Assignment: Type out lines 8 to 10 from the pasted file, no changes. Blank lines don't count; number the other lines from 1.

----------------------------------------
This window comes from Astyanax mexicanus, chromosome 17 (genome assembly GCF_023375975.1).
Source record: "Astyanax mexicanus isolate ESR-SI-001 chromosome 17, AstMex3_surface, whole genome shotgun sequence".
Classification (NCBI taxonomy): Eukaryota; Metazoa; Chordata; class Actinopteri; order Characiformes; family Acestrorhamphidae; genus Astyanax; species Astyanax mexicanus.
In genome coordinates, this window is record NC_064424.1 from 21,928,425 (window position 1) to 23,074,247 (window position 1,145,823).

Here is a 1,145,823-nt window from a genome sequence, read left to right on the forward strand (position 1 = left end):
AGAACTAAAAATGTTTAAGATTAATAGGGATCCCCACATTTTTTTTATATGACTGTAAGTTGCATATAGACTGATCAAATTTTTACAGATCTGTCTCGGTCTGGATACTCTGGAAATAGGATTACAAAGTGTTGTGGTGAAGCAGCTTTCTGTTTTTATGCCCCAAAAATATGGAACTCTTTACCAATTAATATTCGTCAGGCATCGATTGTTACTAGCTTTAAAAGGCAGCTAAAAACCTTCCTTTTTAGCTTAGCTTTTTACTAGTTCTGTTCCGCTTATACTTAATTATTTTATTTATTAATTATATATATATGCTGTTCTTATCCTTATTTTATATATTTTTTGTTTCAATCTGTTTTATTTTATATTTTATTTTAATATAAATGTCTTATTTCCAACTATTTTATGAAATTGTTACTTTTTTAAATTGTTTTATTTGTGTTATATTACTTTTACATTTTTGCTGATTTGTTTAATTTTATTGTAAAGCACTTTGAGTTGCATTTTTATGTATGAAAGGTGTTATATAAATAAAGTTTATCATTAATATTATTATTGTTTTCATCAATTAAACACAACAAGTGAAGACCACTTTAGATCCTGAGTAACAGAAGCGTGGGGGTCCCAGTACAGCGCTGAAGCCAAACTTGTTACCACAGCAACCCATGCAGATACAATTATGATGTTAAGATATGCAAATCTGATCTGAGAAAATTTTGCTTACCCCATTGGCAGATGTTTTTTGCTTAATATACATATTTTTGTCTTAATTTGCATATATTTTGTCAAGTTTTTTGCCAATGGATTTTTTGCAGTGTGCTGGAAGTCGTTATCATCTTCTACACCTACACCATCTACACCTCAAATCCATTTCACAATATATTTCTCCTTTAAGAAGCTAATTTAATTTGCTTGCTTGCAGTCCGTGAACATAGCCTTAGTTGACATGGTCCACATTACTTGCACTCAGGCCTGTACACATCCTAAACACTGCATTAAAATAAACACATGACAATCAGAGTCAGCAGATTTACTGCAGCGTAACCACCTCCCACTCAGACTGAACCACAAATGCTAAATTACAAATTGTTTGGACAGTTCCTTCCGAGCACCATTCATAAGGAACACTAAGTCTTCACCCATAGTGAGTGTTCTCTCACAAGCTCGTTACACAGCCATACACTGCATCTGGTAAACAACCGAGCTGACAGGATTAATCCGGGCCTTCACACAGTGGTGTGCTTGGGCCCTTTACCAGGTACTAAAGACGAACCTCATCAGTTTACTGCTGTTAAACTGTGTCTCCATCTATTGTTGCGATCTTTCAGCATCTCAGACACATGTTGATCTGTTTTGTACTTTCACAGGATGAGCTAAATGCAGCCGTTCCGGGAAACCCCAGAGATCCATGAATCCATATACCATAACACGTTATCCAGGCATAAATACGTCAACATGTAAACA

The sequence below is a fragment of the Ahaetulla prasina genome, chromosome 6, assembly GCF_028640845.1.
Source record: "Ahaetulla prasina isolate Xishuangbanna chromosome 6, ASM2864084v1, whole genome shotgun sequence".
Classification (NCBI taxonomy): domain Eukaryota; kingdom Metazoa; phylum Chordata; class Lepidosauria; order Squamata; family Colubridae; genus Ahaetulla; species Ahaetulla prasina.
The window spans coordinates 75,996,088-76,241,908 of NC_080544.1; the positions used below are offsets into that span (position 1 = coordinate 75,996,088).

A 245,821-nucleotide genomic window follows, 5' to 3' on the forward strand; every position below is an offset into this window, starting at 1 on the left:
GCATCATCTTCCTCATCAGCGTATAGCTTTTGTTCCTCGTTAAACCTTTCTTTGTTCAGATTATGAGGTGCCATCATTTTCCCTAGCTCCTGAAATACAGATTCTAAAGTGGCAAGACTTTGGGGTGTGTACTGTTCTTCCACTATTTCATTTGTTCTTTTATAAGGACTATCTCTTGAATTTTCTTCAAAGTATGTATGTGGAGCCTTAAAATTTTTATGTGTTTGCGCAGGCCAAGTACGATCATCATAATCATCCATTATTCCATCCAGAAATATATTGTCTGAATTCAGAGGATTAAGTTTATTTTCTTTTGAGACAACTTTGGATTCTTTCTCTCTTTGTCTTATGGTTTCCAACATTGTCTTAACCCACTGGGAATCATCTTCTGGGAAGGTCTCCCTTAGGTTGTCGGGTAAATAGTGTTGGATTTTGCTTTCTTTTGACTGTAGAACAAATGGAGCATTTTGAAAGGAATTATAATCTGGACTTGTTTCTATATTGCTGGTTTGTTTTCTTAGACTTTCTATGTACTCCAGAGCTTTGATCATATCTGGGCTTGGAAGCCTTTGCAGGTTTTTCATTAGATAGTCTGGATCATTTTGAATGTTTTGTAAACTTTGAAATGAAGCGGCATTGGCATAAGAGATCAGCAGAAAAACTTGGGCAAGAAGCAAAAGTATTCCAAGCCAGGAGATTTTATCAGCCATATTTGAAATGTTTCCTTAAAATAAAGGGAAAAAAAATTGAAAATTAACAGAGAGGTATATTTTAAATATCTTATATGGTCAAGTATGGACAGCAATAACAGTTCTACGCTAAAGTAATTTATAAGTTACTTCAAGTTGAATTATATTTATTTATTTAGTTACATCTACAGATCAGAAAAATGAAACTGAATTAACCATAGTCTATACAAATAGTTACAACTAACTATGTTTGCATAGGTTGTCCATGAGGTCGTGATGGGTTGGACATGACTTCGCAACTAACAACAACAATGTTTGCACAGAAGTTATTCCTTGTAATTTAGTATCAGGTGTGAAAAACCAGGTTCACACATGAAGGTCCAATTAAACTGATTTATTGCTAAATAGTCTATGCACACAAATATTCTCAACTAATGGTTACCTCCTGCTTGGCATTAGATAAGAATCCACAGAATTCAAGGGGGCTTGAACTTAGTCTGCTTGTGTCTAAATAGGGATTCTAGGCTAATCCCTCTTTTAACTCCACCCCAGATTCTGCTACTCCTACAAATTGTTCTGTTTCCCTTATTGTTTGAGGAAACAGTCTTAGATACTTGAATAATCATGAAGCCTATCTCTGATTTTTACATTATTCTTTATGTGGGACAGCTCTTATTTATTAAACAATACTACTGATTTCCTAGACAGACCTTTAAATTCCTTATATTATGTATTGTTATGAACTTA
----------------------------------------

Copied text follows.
Source record: "Ahaetulla prasina isolate Xishuangbanna chromosome 6, ASM2864084v1, whole genome shotgun sequence".
Classification (NCBI taxonomy): domain Eukaryota; kingdom Metazoa; phylum Chordata; class Lepidosauria; order Squamata; family Colubridae; genus Ahaetulla; species Ahaetulla prasina.
The window spans coordinates 75,996,088-76,241,908 of NC_080544.1; the positions used below are offsets into that span (position 1 = coordinate 75,996,088).